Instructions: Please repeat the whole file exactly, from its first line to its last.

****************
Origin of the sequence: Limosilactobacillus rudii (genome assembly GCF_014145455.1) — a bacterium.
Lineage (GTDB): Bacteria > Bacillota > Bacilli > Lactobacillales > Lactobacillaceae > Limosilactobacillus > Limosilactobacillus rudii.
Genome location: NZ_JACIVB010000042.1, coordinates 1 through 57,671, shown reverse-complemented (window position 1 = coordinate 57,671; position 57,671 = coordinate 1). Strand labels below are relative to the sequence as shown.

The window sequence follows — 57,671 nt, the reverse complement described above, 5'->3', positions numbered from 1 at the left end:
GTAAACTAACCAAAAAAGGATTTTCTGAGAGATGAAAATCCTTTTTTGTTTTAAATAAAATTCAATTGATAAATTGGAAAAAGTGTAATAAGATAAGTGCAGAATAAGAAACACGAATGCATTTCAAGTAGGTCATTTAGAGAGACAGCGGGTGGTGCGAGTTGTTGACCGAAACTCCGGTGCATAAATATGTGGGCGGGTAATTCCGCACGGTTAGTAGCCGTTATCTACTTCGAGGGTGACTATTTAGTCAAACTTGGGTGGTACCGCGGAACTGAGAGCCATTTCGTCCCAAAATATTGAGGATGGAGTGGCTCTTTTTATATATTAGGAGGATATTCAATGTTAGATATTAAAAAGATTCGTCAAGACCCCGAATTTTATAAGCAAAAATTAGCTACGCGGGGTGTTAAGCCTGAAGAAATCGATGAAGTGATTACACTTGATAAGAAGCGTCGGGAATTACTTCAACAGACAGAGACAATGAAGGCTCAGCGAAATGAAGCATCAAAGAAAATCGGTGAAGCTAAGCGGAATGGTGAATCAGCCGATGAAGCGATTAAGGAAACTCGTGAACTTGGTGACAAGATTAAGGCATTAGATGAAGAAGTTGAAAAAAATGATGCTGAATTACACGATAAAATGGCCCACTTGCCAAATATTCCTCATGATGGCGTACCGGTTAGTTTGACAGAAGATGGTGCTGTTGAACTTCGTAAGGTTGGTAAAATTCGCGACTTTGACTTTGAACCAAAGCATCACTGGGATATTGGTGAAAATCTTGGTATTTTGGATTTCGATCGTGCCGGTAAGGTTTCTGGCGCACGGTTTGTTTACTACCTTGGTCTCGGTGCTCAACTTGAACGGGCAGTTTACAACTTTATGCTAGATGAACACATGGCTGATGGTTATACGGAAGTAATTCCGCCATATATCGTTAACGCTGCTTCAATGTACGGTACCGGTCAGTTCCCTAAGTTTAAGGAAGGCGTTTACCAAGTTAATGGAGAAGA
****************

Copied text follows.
Origin of the sequence: Limosilactobacillus rudii (genome assembly GCF_014145455.1) — a bacterium.
Lineage (GTDB): Bacteria > Bacillota > Bacilli > Lactobacillales > Lactobacillaceae > Limosilactobacillus > Limosilactobacillus rudii.
Genome location: NZ_JACIVB010000042.1, coordinates 1 through 57,671, shown reverse-complemented (window position 1 = coordinate 57,671; position 57,671 = coordinate 1). Strand labels below are relative to the sequence as shown.

The window sequence follows — 57,671 nt, the reverse complement described above, 5'->3', positions numbered from 1 at the left end:
GTAAACTAACCAAAAAAGGATTTTCTGAGAGATGAAAATCCTTTTTTGTTTTAAATAAAATTCAATTGATAAATTGGAAAAAGTGTAATAAGATAAGTGCAGAATAAGAAACACGAATGCATTTCAAGTAGGTCATTTAGAGAGACAGCGGGTGGTGCGAGTTGTTGACCGAAACTCCGGTGCATAAATATGTGGGCGGGTAATTCCGCACGGTTAGTAGCCGTTATCTACTTCGAGGGTGACTATTTAGTCAAACTTGGGTGGTACCGCGGAACTGAGAGCCATTTCGTCCCAAAATATTGAGGATGGAGTGGCTCTTTTTATATATTAGGAGGATATTCAATGTTAGATATTAAAAAGATTCGTCAAGACCCCGAATTTTATAAGCAAAAATTAGCTACGCGGGGTGTTAAGCCTGAAGAAATCGATGAAGTGATTACACTTGATAAGAAGCGTCGGGAATTACTTCAACAGACAGAGACAATGAAGGCTCAGCGAAATGAAGCATCAAAGAAAATCGGTGAAGCTAAGCGGAATGGTGAATCAGCCGATGAAGCGATTAAGGAAACTCGTGAACTTGGTGACAAGATTAAGGCATTAGATGAAGAAGTTGAAAAAAATGATGCTGAATTACACGATAAAATGGCCCACTTGCCAAATATTCCTCATGATGGCGTACCGGTTAGTTTGACAGAAGATGGTGCTGTTGAACTTCGTAAGGTTGGTAAAATTCGCGACTTTGACTTTGAACCAAAGCATCACTGGGATATTGGTGAAAATCTTGGTATTTTGGATTTCGATCGTGCCGGTAAGGTTTCTGGCGCACGGTTTGTTTACTACCTTGGTCTCGGTGCTCAACTTGAACGGGCAGTTTACAACTTTATGCTAGATGAACACATGGCTGATGGTTATACGGAAGTAATTCCGCCATATATCGTTAACGCTGCTTCAATGTACGGTACCGGTCAGTTCCCTAAGTTTAAGGAAGGCGTTTACCAAGTTAATGGAGAAGA